Microsoft's effort last week to fix a vulnerability in the Internet Explorer Web browser and end the latest series of Internet attacks doesn't address another closely related and dangerous vulnerability, according to a security specialist.
Dutch security expert Jelmer Kuperus published code on the Web last week that he says can be used to break into fully patched Windows systems using a slightly modified version of an attack called Download.Ject that Microsoft patched last week. The new attack targets a hole in a different Windows component than the one addressed by Microsoft's software patch. Using a similar attack, malicious hackers could break into even patched Windows machines, Kuperus says.
Microsoft confirms that the company is aware of the exploit code, but does not believe any customers have been attacked using the Shell.Application exploit, a spokesperson says.
Microsoft last week introduced a security update for Internet Explorer 6.0 to end the threat of Download.Ject. The update disables a Windows component called ADODB.Stream, which was allegedly being used by a Russian criminal gang called the Hangup Team to install malicious code on computers.
By attacking a different Windows ActiveX component called Shell.Application, hackers can load malicious code onto machines.
The attack relies on a vulnerability in Shell.Application discovered and disclosed in January by a security expert known by the online handle "http-equiv," Kuperus says.
To prove his point, Kuperus posted a copy of attack code that targets the Shell.Application component on a Web site he maintains. Web surfers that use Windows XP with IE and visit the page are confronted with a screen that freezes Windows. According to Kuperus this example is harmless, but the exploit could be used in the same way the group of Russian criminals exploited the ADODB.Stream vulnerability in a series of attacks in June.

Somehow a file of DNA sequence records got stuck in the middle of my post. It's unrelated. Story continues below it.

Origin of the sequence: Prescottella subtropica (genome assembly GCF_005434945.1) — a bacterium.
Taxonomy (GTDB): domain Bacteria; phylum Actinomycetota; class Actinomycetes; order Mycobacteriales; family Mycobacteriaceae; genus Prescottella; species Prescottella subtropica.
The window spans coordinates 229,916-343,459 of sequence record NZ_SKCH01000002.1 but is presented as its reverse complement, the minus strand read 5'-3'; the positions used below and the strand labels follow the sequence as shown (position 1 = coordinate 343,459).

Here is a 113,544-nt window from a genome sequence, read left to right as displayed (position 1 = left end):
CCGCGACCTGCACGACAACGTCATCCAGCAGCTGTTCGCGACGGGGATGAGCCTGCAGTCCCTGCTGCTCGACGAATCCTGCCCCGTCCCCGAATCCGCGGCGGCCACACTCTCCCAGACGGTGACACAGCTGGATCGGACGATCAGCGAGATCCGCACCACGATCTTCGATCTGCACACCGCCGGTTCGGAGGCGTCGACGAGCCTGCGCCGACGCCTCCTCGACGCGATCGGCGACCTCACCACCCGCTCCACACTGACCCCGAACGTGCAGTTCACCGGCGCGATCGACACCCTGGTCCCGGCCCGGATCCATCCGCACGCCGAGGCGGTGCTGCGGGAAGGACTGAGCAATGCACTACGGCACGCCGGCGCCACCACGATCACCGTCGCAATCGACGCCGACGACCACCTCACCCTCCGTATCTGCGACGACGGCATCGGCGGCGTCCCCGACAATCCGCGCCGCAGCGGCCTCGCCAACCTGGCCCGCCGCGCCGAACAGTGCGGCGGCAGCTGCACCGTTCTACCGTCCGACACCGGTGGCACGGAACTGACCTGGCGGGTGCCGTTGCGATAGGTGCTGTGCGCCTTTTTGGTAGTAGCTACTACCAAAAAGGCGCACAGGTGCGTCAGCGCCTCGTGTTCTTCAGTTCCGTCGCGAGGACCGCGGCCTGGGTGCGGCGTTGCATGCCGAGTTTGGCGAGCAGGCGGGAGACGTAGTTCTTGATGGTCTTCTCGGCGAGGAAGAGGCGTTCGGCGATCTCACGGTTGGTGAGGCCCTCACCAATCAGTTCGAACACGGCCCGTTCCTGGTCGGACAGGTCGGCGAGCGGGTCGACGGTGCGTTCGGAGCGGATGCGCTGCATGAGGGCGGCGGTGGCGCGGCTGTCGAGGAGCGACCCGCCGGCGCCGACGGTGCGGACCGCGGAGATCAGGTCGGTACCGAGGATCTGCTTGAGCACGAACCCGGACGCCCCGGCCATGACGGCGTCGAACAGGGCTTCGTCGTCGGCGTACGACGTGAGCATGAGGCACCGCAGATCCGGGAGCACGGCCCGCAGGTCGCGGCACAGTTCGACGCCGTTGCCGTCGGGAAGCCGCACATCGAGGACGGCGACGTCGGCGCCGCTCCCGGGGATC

Those attacks combined compromises unpatched Microsoft Internet Information Services (IIS) Web servers with attacks using two vulnerabilities in Windows and Internet Explorer. Web surfers visiting compromised Web sites had malicious code secretly downloaded to run on their systems. When run, the code redirected Web browsers to Web sites controlled by the hackers, from which personal data was downloaded and a Trojan horse program captured keystrokes.
Kuperus joined the expert known as http-equiv to create computer code that demonstrated the Shell.Application vulnerability. After the attacks in June, the two anticipated the patch issued by Microsoft would not be comprehensive and began writing a new exploit before Microsoft actually plugged the ADODB.Stream vulnerability.
A few hours after Microsoft issued its update last week, Kuperus posted the new exploit on his site.
"We discovered that by simply switching components, the exploit is back in business," Kuperus says.
Microsoft acknowledges that the Shell.Application has similar capabilities to the ADODB.Stream component. However, it does not yet have configuration changes to address the vulnerability, as it did with ADODB.Stream, a spokesperson says.
The Redmond, Washington software company is investigating the issue and is planning a series of updates to IE in the coming weeks that will provide additional security for its customers, she says.